As time goes on, Christ continues ministering. It doesn’t matter where He is, or what He is doing, He keeps ministering. However, as you will see, the people’s response to Him contrasts greatly. A paralytic is brought to Him. He tells him that his sins are forgiven, and not long after that, to get up and walk. The scribes (educated folk) criticize him for the first thing, and the people were awestruck and praise YHWH for both. Jesus eats with tax collectors and sinners. The Pharisees criticize Him for mingling with the rabble. Meanwhile, the tax collectors and sinners come to repentance. John (the Baptist)’s disciples critically question him about why they and even the Pharisees disciples fast, but Jesus’ don’t. Jesus replies that now is not the right time. If you expect too much from someone or something at the wrong time, you can destroy the work that needs to be done.
Day by day, people keep coming to Him, in spite of the scribes and Pharisees criticisms. We actually begin to see deep contrasts in who and how people come to Him. A synagogue official (public VIP figure) comes boldly to Him pleading with Him to heal and revive his dead daughter. Meanwhile an unclean woman with an issue of blood comes to Him secretly hoping to get a scrap from the master’s table. She wants to be healed. While she comes in secret, He heals her publicly. While the leader calls to Him publicly, Jesus heals his daughter in secret.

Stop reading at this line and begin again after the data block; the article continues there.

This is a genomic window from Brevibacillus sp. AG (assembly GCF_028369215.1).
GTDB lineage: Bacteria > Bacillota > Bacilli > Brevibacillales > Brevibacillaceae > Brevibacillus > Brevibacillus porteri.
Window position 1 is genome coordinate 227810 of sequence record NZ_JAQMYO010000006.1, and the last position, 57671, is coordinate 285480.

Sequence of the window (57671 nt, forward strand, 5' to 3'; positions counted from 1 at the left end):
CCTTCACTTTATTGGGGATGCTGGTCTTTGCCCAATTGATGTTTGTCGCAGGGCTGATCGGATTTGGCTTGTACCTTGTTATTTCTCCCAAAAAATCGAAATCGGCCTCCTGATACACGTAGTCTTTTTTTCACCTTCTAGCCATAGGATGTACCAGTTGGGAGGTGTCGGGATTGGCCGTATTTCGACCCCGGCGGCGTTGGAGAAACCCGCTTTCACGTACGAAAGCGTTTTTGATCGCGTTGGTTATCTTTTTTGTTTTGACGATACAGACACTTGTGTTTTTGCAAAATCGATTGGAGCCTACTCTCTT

As He goes on and casts out demons, the religious leaders follow along with the gentile beliefs and decide that the only way for a demon to be cast out is if you send in a stronger, tougher demon to kick the first one out. But then you end up with a different, stronger, demon to deal with.
Yet none of this matters to Jesus. He feels compassion for the people for they are like sheep without a shepherd. So, what’s His response? That answer is in chapter 10.
It’s amazing how even simple daily chores and tasks can be so very different day-by-day when we are connected to other people. Our lives can have set schedules and predefined plans, but once you add in the “other person” factor, everything we plan and do suddenly changes. Our “set schedule” suddenly becomes a possible plan or a good idea or a guarantee of what WON’T happen. This is the case while Jesus is ministering as well.
Jesus ministers to a leaper, and all is normal… or as normal as they can be when you heal a leaper with a touch. Then along comes a Centurion, a solider, many of whom dislike and mistreat the Jewish people. Only this one is asking Jesus for help. Not only does Jesus help him, but Jesus then turns around and says that He has not seen such faith in all of Israel! Next we see people desiring to be His disciples, but then Jesus pushes them away. What kind of teacher doesn’t want students?
After a long day, Jesus and His disciples head out in a boat and cross the sea. Suddenly a tempest strikes and it looks like they will all drown. When His disciples wake Him to help with the boat, He rebukes them. Then He rebukes the storm and it immediately stops!